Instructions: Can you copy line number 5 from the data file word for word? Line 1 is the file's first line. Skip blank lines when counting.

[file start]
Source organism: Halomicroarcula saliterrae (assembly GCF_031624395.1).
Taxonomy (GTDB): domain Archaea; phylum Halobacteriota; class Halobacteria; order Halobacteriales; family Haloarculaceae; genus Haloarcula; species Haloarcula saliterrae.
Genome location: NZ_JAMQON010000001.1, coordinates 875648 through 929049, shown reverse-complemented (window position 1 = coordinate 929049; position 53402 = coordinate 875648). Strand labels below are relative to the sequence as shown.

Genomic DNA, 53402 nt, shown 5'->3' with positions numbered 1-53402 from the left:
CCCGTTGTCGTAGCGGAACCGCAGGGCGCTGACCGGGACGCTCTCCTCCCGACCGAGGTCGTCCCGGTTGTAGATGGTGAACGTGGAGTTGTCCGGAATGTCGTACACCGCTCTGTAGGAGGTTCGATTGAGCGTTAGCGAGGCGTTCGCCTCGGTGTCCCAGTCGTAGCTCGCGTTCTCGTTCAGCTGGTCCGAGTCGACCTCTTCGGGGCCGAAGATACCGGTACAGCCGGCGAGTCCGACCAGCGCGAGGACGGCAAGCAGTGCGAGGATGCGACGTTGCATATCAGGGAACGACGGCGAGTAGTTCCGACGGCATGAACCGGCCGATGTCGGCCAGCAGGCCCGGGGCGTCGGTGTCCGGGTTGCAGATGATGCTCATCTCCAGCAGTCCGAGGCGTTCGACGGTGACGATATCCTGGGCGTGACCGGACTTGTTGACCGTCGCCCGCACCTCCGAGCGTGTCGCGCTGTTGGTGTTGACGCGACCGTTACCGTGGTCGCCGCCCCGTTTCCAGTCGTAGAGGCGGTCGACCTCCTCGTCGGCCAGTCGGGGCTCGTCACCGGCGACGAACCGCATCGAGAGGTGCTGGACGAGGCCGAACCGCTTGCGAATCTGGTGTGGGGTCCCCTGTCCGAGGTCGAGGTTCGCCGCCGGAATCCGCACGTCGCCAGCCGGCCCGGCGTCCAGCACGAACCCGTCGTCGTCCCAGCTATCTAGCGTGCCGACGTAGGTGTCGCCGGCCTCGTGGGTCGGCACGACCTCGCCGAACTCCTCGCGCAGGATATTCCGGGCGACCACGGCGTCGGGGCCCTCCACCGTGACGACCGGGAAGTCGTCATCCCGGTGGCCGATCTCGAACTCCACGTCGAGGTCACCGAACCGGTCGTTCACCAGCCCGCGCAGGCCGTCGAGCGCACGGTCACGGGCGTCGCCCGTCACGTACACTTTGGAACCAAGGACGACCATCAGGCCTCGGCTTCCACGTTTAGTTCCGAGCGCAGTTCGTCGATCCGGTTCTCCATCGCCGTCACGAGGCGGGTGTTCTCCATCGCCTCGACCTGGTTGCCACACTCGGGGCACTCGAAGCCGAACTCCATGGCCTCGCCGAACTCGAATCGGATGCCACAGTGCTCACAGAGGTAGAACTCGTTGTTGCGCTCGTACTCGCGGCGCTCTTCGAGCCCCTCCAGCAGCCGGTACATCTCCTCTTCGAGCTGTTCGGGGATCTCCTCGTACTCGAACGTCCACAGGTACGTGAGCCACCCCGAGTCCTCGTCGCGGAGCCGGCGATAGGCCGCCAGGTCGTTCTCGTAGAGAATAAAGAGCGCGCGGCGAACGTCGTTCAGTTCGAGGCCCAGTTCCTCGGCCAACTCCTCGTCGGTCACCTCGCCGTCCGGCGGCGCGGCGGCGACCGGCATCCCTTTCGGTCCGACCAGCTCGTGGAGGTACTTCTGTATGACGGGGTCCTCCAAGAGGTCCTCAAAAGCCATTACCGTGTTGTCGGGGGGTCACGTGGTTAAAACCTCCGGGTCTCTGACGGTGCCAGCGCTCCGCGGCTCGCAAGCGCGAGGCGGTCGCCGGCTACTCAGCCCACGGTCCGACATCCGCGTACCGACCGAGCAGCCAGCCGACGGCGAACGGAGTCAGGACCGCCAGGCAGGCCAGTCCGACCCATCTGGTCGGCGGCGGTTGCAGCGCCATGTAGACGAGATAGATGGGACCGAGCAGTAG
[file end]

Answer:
CCCGTTGTCGTAGCGGAACCGCAGGGCGCTGACCGGGACGCTCTCCTCCCGACCGAGGTCGTCCCGGTTGTAGATGGTGAACGTGGAGTTGTCCGGAATGTCGTACACCGCTCTGTAGGAGGTTCGATTGAGCGTTAGCGAGGCGTTCGCCTCGGTGTCCCAGTCGTAGCTCGCGTTCTCGTTCAGCTGGTCCGAGTCGACCTCTTCGGGGCCGAAGATACCGGTACAGCCGGCGAGTCCGACCAGCGCGAGGACGGCAAGCAGTGCGAGGATGCGACGTTGCATATCAGGGAACGACGGCGAGTAGTTCCGACGGCATGAACCGGCCGATGTCGGCCAGCAGGCCCGGGGCGTCGGTGTCCGGGTTGCAGATGATGCTCATCTCCAGCAGTCCGAGGCGTTCGACGGTGACGATATCCTGGGCGTGACCGGACTTGTTGACCGTCGCCCGCACCTCCGAGCGTGTCGCGCTGTTGGTGTTGACGCGACCGTTACCGTGGTCGCCGCCCCGTTTCCAGTCGTAGAGGCGGTCGACCTCCTCGTCGGCCAGTCGGGGCTCGTCACCGGCGACGAACCGCATCGAGAGGTGCTGGACGAGGCCGAACCGCTTGCGAATCTGGTGTGGGGTCCCCTGTCCGAGGTCGAGGTTCGCCGCCGGAATCCGCACGTCGCCAGCCGGCCCGGCGTCCAGCACGAACCCGTCGTCGTCCCAGCTATCTAGCGTGCCGACGTAGGTGTCGCCGGCCTCGTGGGTCGGCACGACCTCGCCGAACTCCTCGCGCAGGATATTCCGGGCGACCACGGCGTCGGGGCCCTCCACCGTGACGACCGGGAAGTCGTCATCCCGGTGGCCGATCTCGAACTCCACGTCGAGGTCACCGAACCGGTCGTTCACCAGCCCGCGCAGGCCGTCGAGCGCACGGTCACGGGCGTCGCCCGTCACGTACACTTTGGAACCAAGGACGACCATCAGGCCTCGGCTTCCACGTTTAGTTCCGAGCGCAGTTCGTCGATCCGGTTCTCCATCGCCGTCACGAGGCGGGTGTTCTCCATCGCCTCGACCTGGTTGCCACACTCGGGGCACTCGAAGCCGAACTCCATGGCCTCGCCGAACTCGAATCGGATGCCACAGTGCTCACAGAGGTAGAACTCGTTGTTGCGCTCGTACTCGCGGCGCTCTTCGAGCCCCTCCAGCAGCCGGTACATCTCCTCTTCGAGCTGTTCGGGGATCTCCTCGTACTCGAACGTCCACAGGTACGTGAGCCACCCCGAGTCCTCGTCGCGGAGCCGGCGATAGGCCGCCAGGTCGTTCTCGTAGAGAATAAAGAGCGCGCGGCGAACGTCGTTCAGTTCGAGGCCCAGTTCCTCGGCCAACTCCTCGTCGGTCACCTCGCCGTCCGGCGGCGCGGCGGCGACCGGCATCCCTTTCGGTCCGACCAGCTCGTGGAGGTACTTCTGTATGACGGGGTCCTCCAAGAGGTCCTCAAAAGCCATTACCGTGTTGTCGGGGGGTCACGTGGTTAAAACCTCCGGGTCTCTGACGGTGCCAGCGCTCCGCGGCTCGCAAGCGCGAGGCGGTCGCCGGCTACTCAGCCCACGGTCCGACATCCGCGTACCGACCGAGCAGCCAGCCGACGGCGAACGGAGTCAGGACCGCCAGGCAGGCCAGTCCGACCCATCTGGTCGGCGGCGGTTGCAGCGCCATGTAGACGAGATAGATGGGACCGAGCAGTAG